Houston area offers many health care opportunities to military veterans
For military veterans transitioning to the civilian workforce or private industry, the job search process may initially appear to be a bit daunting. For Houston-area job-seekers, however, there are plenty of opportunities and resources available to make the process a bit more seamless.
As part of its military veteran outreach, Houston Methodist partners with the Hiring, Red, White and You! Texas Medical Center committee. It recently held a Career Expo on May 9 to highlight hiring insights, the military-to-civilian transition process, and focus on veteran hiring in various professions.
The event was held with several other Texas Medical Center hospitals and focused on veteran hiring, highlighting openings in each of the hospitals.
“Job opportunities fall all across the map, though they are primarily centered around nursing as far as volume,” said Carlos A. Fernandez, manager, talent acquisition, Houston Methodist. “There are also positions available in the areas of allied health, information technology and supply chain management. We’ve seen fantastic candidates from military ranks, as they have key technical skills that are necessary for these available positions.”
At Houston Methodist, new hires can expect a very thorough orientation process, which maps culture, values and history as well as ongoing professional development for various skills, Fernandez said. It offers classes that may be beneficial depending on a candidate’s career path and how it aligns.
“Many veteran candidates have expressed interest in IT, supply chain and project management positions,” Fernandez said. “This speaks to the infrastructure within the military bases that they come from, and the technical training that they get.”
According to Fernandez, a certain advantage that military veterans bring to the table when it comes to skills they’ve developed personally and professionally is how they communicate to prospective and current employers.
“Some organizations have software that directly takes those technical abilities to directly correlate in applicant system,” he said. “That’s something they can definitely leverage when applying to roles or current employers.”
Fernandez also advises candidates get involved with other organizations such as Red, White and You when looking for mentorship resources, resume, interviewing and networking opportunities.
These nationally and locally recognized organizations provide key resources to veterans during a job search, at no cost to them, and they allow job candidates to spend time aligning with other veterans who are going from the military to the civilian job process.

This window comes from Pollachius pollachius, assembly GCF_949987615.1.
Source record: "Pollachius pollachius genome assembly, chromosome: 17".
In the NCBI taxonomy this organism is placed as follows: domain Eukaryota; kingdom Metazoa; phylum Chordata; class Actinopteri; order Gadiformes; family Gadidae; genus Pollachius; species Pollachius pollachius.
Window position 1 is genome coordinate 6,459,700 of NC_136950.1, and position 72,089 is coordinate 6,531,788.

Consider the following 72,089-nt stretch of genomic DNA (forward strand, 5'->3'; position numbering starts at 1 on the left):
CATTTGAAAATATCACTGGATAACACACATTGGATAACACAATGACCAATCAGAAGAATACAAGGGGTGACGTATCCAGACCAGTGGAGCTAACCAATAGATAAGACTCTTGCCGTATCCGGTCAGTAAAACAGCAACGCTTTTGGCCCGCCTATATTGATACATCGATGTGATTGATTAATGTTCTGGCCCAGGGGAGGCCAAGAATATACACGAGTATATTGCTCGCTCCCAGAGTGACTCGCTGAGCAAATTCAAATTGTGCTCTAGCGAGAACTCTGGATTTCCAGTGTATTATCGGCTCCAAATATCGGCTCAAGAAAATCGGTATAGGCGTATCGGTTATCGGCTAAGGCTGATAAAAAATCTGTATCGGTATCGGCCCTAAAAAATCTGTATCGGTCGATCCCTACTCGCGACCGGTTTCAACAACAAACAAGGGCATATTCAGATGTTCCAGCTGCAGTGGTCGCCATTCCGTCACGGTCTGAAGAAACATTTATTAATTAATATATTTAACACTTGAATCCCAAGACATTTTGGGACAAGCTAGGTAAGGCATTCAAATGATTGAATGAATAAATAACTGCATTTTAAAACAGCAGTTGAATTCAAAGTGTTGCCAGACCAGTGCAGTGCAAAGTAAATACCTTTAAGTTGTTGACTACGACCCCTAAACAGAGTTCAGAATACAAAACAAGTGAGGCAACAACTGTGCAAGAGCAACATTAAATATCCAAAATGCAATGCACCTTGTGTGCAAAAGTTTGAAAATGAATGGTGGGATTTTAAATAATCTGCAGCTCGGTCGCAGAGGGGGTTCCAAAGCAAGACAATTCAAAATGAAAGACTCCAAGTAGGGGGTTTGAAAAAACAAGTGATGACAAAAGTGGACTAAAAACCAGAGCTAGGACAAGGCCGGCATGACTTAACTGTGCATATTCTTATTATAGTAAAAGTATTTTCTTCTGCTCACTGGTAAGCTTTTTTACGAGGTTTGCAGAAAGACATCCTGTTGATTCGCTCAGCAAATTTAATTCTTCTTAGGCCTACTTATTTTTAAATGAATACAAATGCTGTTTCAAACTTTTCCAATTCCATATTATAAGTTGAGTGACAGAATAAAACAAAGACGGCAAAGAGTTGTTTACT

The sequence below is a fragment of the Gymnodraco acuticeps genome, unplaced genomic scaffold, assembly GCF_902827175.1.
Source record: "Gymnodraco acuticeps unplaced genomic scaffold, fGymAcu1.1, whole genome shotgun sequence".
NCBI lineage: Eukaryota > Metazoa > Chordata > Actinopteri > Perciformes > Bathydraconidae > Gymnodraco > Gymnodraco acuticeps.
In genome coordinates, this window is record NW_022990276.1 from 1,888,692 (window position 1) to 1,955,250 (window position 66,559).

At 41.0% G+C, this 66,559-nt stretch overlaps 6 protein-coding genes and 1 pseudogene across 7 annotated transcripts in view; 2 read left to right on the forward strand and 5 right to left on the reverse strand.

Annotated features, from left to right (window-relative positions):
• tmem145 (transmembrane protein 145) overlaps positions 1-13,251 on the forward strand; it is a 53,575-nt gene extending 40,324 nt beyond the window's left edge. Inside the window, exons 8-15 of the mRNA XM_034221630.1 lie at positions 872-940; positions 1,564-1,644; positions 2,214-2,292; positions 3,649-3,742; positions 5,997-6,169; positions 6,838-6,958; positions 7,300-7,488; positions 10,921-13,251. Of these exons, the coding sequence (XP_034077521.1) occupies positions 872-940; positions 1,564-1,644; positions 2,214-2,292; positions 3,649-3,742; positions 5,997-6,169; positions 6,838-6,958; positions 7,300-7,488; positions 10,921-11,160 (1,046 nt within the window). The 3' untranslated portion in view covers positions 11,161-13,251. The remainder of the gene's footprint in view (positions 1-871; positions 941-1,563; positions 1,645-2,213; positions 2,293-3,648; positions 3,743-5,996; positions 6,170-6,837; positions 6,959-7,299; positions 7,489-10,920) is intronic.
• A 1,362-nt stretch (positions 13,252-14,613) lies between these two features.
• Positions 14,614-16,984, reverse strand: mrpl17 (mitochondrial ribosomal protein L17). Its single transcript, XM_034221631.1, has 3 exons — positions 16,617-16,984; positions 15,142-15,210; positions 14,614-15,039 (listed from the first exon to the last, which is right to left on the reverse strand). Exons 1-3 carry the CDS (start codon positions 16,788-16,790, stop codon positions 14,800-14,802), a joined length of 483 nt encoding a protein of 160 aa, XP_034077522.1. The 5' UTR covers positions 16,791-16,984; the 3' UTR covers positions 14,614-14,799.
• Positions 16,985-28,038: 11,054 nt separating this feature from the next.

Houston’s Michael E. DeBakey VA Medical Center also is highly committed to hiring veterans. Presently, 27 percent of the hospital’s workforce is made up of veterans, and it is always seeking to increase the number of veterans on staff. In addition to the traditional health care professions of doctors, nurses and technologists, it recruits many professions that are also essential to military operations, such as law enforcement; personnel specialists; payroll processors; supply technicians; cooks; and trade professions such as electricians, air condition mechanics and locksmiths.
“Often, a veteran’s military training and experience translates exactly into the skills and abilities we are seeking to hire,” said Kathy Salazar, human resources manager for the Michael E. DeBakey VA Medical Center. “Besides the professional expertise veterans bring to our workforce, they also bring a special affinity to our patient population. The common military service background between our veteran patients and veteran staff makes our facility truly unique.”
The VA posts new job announcements daily at www.usajobs.gov, and veterans can establish an account at that site to receive alerts when jobs are posted that match their career interests.
“Training is typically the same as in the private sector,” said Maureen Dyman, communications director, Michael E. DeBakey VA Medical Center. “We make a solid effort to hire veterans, as they have very useful skills and discipline from their experience in the military.”
For more information about careers at Houston Methodist, visit www.houstonmethodistcareers.org. For the VA, visit www.houston.va.gov/careers/index.asp.
For further information about a career with the VA and the federal hiring process, visit www.vacareers.va.gov/VACAREERS/application-process/navigating.asp or the Office of Personnel Management website at www.fedshirevets.gov.